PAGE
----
By November, nobody is going to remember who Sandra Fluke is. That’s what Republicans need to keep in mind as they judge the political impact of opposing the Obama administration’s latest health-care mandate. The issue is likely to help Republicans in the fall, if they can keep their wits about them.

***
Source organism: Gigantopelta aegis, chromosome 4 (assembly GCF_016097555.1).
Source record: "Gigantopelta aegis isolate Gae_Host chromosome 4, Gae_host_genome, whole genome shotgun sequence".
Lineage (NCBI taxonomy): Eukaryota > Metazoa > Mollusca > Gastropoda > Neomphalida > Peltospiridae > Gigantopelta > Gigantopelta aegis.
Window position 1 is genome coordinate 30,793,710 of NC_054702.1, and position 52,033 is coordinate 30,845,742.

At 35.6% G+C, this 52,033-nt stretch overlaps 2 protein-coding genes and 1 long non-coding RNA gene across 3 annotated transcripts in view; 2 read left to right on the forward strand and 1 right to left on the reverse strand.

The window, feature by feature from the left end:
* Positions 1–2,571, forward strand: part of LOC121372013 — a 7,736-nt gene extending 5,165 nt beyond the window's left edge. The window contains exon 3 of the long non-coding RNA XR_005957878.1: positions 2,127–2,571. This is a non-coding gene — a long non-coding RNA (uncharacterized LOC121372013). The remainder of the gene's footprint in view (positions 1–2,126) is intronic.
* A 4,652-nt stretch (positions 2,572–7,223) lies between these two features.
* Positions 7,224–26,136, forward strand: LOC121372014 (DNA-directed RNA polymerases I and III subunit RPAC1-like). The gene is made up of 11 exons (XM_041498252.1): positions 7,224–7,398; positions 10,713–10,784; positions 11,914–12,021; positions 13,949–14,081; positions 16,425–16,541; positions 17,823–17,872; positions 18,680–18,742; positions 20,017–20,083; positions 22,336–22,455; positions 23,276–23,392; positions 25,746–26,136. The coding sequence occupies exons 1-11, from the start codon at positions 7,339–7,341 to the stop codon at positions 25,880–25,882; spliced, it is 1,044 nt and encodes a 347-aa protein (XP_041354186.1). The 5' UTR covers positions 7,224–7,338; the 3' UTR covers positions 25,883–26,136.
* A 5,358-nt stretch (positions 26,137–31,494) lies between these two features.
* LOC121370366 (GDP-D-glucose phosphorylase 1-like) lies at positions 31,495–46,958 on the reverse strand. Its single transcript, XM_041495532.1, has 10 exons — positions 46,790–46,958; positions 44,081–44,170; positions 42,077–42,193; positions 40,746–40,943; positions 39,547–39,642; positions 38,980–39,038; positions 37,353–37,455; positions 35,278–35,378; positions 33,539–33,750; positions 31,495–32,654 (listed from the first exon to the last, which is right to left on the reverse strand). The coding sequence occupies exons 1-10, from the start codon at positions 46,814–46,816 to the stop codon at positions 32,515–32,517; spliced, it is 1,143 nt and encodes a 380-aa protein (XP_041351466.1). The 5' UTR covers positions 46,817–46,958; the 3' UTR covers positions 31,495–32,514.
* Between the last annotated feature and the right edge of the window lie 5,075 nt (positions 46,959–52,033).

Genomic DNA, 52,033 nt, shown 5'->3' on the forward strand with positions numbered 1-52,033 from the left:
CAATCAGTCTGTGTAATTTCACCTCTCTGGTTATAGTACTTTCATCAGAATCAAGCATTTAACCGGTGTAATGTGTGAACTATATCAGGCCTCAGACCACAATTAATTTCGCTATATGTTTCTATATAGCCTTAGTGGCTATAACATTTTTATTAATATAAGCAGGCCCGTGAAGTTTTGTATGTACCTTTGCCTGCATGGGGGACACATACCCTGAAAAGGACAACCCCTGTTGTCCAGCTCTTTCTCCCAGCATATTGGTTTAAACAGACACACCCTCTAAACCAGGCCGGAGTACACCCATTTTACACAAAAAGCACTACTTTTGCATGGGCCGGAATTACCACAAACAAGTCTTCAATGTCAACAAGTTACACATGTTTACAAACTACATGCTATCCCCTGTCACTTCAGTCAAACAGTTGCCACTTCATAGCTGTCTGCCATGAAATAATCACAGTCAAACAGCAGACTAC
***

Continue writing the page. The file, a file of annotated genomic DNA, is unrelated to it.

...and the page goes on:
They’re not doing that right now. Instead, they’re overreacting to two mistakes that opponents of the mandate have made. Both involved Fluke. After the Obama administration announced that it would require almost all employers to offer insurance that covers contraception, abortion drugs, and sterilization, whether or not those employers have moral objections, Representative Darrell Issa (R., Calif.) held hearings before the government-oversight committee he chairs. The Democrats requested that Fluke, a Georgetown Law School student and liberal activist who favors the mandate, testify. But the request was denied as too late. Since one of Issa’s panels had no female witnesses, the Democrats then used the incident as an illustration for their story that Republicans are waging a “war on women” by resisting the mandate. Press coverage was brutal. Since then, Issa has been telling his House colleagues to avoid the issue, and many of them have done so.
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